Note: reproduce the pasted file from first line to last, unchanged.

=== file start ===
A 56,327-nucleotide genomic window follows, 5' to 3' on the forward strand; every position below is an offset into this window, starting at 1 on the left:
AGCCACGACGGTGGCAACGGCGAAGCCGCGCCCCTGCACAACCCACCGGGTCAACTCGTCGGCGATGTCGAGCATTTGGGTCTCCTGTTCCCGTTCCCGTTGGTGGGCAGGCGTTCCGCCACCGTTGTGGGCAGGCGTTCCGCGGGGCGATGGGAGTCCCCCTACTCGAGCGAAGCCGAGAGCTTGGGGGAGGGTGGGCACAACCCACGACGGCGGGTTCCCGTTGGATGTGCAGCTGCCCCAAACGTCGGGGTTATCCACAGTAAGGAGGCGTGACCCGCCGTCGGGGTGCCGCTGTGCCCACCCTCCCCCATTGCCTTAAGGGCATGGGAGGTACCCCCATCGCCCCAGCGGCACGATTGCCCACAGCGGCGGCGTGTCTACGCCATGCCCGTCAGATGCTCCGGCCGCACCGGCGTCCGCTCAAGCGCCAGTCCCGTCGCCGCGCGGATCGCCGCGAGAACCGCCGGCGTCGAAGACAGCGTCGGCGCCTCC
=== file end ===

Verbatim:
A 56,327-nucleotide genomic window follows, 5' to 3' on the forward strand; every position below is an offset into this window, starting at 1 on the left:
AGCCACGACGGTGGCAACGGCGAAGCCGCGCCCCTGCACAACCCACCGGGTCAACTCGTCGGCGATGTCGAGCATTTGGGTCTCCTGTTCCCGTTCCCGTTGGTGGGCAGGCGTTCCGCCACCGTTGTGGGCAGGCGTTCCGCGGGGCGATGGGAGTCCCCCTACTCGAGCGAAGCCGAGAGCTTGGGGGAGGGTGGGCACAACCCACGACGGCGGGTTCCCGTTGGATGTGCAGCTGCCCCAAACGTCGGGGTTATCCACAGTAAGGAGGCGTGACCCGCCGTCGGGGTGCCGCTGTGCCCACCCTCCCCCATTGCCTTAAGGGCATGGGAGGTACCCCCATCGCCCCAGCGGCACGATTGCCCACAGCGGCGGCGTGTCTACGCCATGCCCGTCAGATGCTCCGGCCGCACCGGCGTCCGCTCAAGCGCCAGTCCCGTCGCCGCGCGGATCGCCGCGAGAACCGCCGGCGTCGAAGACAGCGTCGGCGCCTCC